June 12, 2018

We talk a lot about how important your oral health is to your overall health—so you’re probably already aware of the fact that routine professional cleanings, along with your consistent daily oral hygiene habits, help keep your teeth protected from decay and your gums healthy. Not to mention the added benefit of having a beautiful smile.

But guess what you might’ve never thought about before: There are actually different types of teeth cleanings when it comes to taking care of your gums!

So today our dentist, Dr. James Powell, is going to help you understand how these dental cleanings are used to prevent and treat periodontal disease.

How Gum Disease Affects You

Let’s first gain a better understanding of why maintaining the health of your gums is paramount to your oral health. Your gums don’t just surround your pearly whites to look pretty. They actually hold your teeth in place and maintain the supportive bone material attached to each tooth.

When gum disease enters the picture as a bacterial film called plaque, your body reacts by fighting the bacterial intruders with inflammation (aka gingivitis). If the plaque is left to progress, then it will harden and transform into tartar/calculus. Once the bacteria has been given enough time it leads to an active infection of the gums (aka periodontal disease).

Periodontal Disease

And it does get worse. If the infection under the gum line isn’t stopped, it eventually results in the inflamed tissue pulling away from the tooth (and bone). The severe recession and bone-loss can end up costing you in missing teeth!

Mind you, this extreme progression of gum disease will develop unless you routinely have your teeth cleaned by a licensed professional.

When it comes to gum disease, even daily brushing and flossing can’t remove hardened plaque from under the gum line—which is why it’s imperative to see us at the recommended time. And if you’ve been told you have periodontal disease, you’re going to need more in-depth treatment to keep it from progressing.

So now let’s break down these teeth cleanings for preventing and treating gum disease.

What Is a Prophylaxis Cleaning?

According to the ADA (American Dental Association), a prophylaxis cleaning is defined as the removal of plaque, calculus, or even tooth stains above the gum line. In layman’s terms this is what people refer to as a “basic cleaning”.

But in our office we like to call it what it is: a preventative visit with our hygienist.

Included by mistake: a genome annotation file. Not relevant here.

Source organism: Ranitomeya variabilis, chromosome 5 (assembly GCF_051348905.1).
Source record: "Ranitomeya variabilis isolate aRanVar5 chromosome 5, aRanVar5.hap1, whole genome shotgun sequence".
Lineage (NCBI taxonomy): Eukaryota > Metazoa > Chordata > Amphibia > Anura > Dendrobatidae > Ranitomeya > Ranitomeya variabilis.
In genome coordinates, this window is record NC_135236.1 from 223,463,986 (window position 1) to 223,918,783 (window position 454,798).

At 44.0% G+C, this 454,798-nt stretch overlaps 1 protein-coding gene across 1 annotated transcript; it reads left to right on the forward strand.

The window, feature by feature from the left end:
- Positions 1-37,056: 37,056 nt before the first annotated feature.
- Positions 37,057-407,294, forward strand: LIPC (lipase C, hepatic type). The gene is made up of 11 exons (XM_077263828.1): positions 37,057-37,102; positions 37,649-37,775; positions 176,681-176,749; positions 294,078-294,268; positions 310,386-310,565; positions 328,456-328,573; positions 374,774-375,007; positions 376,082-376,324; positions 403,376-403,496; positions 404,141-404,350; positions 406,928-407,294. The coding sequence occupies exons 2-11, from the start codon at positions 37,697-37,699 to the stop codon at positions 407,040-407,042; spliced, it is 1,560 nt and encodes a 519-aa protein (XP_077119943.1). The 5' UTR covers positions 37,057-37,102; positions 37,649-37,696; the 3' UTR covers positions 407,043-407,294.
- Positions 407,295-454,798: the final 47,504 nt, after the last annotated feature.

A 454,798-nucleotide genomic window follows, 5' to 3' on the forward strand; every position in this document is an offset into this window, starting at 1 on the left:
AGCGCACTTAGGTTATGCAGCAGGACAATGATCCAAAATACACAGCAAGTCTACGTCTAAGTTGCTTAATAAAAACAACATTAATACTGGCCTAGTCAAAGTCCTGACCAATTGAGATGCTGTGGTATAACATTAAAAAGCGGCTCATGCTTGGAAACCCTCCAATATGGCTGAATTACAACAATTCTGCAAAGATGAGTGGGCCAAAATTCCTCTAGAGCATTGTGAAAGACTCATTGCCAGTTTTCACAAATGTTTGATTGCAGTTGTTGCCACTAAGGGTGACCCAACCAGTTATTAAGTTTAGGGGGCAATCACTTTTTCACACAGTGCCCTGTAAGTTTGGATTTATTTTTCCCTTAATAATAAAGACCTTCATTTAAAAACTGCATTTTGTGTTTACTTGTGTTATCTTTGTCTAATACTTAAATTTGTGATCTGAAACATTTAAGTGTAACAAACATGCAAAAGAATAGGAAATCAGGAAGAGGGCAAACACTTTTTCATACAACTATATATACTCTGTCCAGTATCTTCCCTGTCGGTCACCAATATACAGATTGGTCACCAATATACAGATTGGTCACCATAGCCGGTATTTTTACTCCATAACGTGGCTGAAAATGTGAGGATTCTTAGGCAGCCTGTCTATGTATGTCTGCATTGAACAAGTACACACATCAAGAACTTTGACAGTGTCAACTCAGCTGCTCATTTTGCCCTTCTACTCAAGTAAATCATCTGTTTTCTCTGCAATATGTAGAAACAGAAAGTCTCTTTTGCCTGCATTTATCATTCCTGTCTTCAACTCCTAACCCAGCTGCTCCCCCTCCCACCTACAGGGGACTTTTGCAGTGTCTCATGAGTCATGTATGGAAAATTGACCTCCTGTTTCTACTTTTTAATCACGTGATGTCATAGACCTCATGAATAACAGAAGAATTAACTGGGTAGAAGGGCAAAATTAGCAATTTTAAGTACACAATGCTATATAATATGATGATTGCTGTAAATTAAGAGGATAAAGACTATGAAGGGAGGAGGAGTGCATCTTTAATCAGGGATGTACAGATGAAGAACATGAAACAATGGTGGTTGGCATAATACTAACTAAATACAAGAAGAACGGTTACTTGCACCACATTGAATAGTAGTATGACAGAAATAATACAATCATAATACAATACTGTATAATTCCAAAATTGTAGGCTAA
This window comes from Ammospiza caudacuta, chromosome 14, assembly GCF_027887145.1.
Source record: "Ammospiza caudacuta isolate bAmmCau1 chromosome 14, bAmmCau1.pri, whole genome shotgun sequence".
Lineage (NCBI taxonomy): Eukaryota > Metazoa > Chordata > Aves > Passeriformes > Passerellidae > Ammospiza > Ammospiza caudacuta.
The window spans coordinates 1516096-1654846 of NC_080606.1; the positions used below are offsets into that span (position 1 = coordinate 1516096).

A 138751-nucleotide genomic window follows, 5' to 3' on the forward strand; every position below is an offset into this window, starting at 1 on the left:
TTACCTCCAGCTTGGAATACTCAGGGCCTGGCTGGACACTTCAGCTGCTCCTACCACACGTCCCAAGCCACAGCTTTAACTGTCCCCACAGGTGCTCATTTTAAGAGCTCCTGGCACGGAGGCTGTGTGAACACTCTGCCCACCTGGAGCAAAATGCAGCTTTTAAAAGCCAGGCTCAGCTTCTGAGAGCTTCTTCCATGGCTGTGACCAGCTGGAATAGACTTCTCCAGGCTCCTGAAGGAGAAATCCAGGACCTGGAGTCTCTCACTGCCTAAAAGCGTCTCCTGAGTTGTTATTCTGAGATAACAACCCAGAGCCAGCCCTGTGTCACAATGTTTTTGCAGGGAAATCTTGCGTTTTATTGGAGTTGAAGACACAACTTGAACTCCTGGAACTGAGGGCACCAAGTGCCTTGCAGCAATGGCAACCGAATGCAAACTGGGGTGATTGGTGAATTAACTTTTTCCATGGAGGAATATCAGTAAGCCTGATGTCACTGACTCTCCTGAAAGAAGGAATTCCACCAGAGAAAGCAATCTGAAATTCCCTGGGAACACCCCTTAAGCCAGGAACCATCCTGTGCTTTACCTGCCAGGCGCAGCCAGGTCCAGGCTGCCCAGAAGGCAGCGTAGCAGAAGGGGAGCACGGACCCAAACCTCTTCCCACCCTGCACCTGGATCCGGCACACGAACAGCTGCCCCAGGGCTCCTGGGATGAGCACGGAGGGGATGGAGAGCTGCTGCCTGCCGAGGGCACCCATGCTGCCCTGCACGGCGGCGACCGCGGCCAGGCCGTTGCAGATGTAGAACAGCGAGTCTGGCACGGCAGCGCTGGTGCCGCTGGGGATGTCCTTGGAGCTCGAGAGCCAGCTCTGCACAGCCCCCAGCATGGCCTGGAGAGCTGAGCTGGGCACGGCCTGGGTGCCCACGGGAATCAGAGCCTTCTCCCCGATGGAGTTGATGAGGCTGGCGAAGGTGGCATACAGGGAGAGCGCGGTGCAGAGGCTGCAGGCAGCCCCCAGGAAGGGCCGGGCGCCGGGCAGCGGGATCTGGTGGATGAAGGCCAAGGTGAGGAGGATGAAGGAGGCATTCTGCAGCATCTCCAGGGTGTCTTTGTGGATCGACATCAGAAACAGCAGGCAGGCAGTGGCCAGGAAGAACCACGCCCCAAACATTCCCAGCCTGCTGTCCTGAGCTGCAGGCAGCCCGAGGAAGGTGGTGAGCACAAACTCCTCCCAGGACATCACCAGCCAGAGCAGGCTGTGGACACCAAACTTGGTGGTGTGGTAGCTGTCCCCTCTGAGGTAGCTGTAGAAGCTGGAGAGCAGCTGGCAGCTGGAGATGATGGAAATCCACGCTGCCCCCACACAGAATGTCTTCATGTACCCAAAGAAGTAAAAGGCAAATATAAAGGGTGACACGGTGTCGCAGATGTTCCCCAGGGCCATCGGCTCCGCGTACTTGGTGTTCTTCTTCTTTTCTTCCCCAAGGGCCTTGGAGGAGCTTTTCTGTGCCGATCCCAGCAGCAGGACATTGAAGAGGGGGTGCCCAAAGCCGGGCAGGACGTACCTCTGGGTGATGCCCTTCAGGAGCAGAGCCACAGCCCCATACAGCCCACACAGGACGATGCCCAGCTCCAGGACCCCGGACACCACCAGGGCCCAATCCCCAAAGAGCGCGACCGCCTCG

This sort of a cleaning is done for folks who have healthy gums, or are in the early stages of gum disease (like gingivitis). Depending on how susceptible your teeth are to plaque buildup, we may recommend that you come in every four to six months. But the good news is, this will keep you from developing cavities and a more advanced form of periodontal disease.

Plus, prophies are usually covered by insurance because it’s in the category of a “preventive procedure” and insurance can do a decent job of helping cover basic care. An ounce of prevention is worth a pound of cure.

What a Dental Debridement Does for You

Next up is debridement (and no, it has nothing to do with bridal wear!).

Debridement is not technically a type of dental cleaning, but rather, it should be thought of as a preliminary step to a cleaning. If a debridement has been deemed necessary it’s because dense, hardened plaque deposits on the teeth and gum line are keeping us from being able to see the teeth clearly enough to do an accurate dental exam and gum assessment.

During a debridement one of our hygienists will go in and use special tools to carefully clear these deposits off.  This might take a bit longer than a basic cleaning due to the level of difficulty, but the benefit is that afterward, we’ll be able to see if there’s any decay or infection.

Keep in mind that the dentist can only get an accurate picture of a patient’s oral health once a debridement is done. Then further treatments for periodontal disease or other problems may be needed.